Edwaldo E. Joviliano, Renata Dellalibera-Joviliano, Andrea Carla Celotto, Verena K. Capellini, Marcelo B. Dalio, Carlos E. Picconato and Paulo Roberto B. Evora Pages 501 - 520 ( 20 )
Nowadays, the great saphenous vein is the vascular conduit that is most frequently employed in coronary and peripheral revascularization surgery. It is known that saphenous vein bypass grafts have shorter patency than arterial ones, partly because the wall of the normal saphenous vein has different structural and functional characteristics. The features of this vein can be affected by the large distention pressures it is submitted to during its preparation and insertion into the arterial system. Indeed, a vein graft is subjected to considerable changes in hemodynamic forces upon implantation into the arterial circulation, since it is transplanted from a non-pulsatile, low-pressure, low-flow environment with minimal shear stress to a highpressure system with pulsatile flow, where it undergoes cyclic strain and elevated shear. These changes can be responsible for functional and morphological alterations in the vessel wall, culminating in intima hyperproliferation and atherosclerotic degeneration, which contribute to early graft thrombosis. This review has followed a predetermined strategy for updating information on the human saphenous vein (HSV). Besides presenting the aspects relative to the basic pharmacology, this text also includes surgical aspects concerning HSV harvesting, the possible effects of the major groups of cardiovascular drugs on the HSV, and finally the interference of major cardiovascular diseases in the vascular reactivity of the HSV.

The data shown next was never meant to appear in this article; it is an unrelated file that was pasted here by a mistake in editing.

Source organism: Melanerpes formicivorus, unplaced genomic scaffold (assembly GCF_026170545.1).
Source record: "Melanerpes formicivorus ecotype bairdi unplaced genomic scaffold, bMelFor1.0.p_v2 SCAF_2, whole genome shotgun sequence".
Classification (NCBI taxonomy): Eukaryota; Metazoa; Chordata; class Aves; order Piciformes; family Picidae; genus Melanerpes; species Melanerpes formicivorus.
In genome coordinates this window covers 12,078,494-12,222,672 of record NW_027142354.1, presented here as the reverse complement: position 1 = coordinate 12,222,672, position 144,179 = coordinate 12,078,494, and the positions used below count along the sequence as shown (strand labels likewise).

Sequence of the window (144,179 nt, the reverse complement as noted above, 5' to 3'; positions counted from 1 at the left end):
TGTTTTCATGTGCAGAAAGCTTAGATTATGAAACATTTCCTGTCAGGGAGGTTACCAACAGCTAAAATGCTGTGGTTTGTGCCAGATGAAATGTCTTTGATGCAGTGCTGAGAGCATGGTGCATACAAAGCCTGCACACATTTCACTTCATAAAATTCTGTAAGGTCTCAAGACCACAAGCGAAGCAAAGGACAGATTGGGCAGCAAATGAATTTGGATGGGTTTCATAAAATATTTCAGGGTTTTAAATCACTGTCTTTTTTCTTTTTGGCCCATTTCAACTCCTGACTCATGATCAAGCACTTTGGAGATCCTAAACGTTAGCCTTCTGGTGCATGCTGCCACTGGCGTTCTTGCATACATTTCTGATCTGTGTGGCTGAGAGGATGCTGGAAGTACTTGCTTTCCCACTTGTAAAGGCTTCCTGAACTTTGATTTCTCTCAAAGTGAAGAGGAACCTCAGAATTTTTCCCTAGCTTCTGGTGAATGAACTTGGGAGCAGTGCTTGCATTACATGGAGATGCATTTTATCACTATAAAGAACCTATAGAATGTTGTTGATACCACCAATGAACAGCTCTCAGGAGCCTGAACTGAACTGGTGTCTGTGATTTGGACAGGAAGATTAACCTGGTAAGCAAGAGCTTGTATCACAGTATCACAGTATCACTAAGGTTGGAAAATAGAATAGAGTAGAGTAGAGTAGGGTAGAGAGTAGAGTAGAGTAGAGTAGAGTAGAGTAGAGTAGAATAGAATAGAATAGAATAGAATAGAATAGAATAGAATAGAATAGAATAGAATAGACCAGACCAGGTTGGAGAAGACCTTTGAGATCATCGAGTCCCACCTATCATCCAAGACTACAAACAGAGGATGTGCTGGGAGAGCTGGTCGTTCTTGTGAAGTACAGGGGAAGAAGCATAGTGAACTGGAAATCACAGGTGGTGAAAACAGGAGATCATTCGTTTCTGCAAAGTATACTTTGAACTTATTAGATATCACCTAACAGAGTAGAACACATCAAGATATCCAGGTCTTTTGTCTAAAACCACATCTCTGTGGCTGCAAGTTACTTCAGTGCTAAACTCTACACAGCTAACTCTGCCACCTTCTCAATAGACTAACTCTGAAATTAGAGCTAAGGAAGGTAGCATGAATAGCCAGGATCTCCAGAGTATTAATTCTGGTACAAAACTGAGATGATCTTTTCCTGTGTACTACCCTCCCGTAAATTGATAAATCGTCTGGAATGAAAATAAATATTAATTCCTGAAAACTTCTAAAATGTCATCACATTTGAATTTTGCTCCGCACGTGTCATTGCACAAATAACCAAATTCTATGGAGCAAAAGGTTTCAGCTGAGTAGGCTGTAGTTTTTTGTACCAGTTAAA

Saphenous vein, revascularization, arterial grafts, prostacyclin, oxidative stress, hypertension, diabetes mellitus, anti-thrombotic agents, nitric oxide, serotonin
Department of Surgery and Anatomy, Ribeirao Preto Faculty of Medicine, University of Sao Paulo, Avenida Bandeirantes, 3900, 90andar, CEP 14048-900 Ribeirao Preto (SP), Brazil